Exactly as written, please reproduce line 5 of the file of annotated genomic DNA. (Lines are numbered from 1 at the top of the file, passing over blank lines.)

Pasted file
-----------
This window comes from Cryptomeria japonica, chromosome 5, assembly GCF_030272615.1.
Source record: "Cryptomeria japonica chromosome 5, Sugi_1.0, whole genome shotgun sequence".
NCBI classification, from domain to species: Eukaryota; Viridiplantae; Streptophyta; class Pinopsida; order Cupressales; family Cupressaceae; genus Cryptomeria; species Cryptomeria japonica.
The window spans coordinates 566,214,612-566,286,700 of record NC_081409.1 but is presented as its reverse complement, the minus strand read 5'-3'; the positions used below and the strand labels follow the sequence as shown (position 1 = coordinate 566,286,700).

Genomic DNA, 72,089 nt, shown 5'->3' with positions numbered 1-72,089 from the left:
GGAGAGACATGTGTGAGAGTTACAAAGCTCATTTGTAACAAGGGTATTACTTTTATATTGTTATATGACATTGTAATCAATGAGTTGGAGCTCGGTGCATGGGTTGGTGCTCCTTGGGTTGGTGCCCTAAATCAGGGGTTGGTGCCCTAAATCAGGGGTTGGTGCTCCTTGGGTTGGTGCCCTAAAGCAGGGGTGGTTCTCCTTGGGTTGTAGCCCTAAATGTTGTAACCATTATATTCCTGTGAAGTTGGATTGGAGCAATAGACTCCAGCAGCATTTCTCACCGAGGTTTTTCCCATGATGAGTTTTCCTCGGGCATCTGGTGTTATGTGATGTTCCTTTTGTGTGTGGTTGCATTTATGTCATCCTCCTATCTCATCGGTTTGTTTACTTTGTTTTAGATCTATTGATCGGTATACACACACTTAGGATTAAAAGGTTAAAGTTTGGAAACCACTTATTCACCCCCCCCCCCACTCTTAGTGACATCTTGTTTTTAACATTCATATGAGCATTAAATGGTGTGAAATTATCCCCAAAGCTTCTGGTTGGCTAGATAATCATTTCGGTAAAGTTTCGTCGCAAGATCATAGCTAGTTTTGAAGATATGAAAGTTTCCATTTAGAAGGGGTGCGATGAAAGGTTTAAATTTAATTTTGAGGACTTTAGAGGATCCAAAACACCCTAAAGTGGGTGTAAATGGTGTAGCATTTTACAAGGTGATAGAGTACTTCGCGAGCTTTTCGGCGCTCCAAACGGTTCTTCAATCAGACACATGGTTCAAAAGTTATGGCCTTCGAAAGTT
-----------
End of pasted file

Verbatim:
Genomic DNA, 72,089 nt, shown 5'->3' with positions numbered 1-72,089 from the left: